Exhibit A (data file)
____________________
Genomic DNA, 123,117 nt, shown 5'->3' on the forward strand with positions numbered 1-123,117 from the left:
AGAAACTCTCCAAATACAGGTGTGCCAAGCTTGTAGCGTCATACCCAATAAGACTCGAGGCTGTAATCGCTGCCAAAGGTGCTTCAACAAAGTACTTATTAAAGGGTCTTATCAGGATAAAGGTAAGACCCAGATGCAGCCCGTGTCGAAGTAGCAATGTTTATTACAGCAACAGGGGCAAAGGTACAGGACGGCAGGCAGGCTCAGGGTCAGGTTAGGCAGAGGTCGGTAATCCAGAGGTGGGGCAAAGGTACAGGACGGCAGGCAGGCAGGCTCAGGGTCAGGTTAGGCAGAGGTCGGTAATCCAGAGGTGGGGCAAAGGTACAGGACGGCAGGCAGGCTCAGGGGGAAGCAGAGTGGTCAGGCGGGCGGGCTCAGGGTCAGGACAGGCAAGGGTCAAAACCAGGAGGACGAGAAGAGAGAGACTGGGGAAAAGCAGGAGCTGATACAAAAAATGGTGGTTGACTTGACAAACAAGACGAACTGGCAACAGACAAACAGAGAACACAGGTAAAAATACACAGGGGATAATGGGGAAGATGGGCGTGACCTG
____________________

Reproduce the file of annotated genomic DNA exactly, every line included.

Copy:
Genomic DNA, 123,117 nt, shown 5'->3' on the forward strand with positions numbered 1-123,117 from the left:
AGAAACTCTCCAAATACAGGTGTGCCAAGCTTGTAGCGTCATACCCAATAAGACTCGAGGCTGTAATCGCTGCCAAAGGTGCTTCAACAAAGTACTTATTAAAGGGTCTTATCAGGATAAAGGTAAGACCCAGATGCAGCCCGTGTCGAAGTAGCAATGTTTATTACAGCAACAGGGGCAAAGGTACAGGACGGCAGGCAGGCTCAGGGTCAGGTTAGGCAGAGGTCGGTAATCCAGAGGTGGGGCAAAGGTACAGGACGGCAGGCAGGCAGGCTCAGGGTCAGGTTAGGCAGAGGTCGGTAATCCAGAGGTGGGGCAAAGGTACAGGACGGCAGGCAGGCTCAGGGGGAAGCAGAGTGGTCAGGCGGGCGGGCTCAGGGTCAGGACAGGCAAGGGTCAAAACCAGGAGGACGAGAAGAGAGAGACTGGGGAAAAGCAGGAGCTGATACAAAAAATGGTGGTTGACTTGACAAACAAGACGAACTGGCAACAGACAAACAGAGAACACAGGTAAAAATACACAGGGGATAATGGGGAAGATGGGCGTGACCTG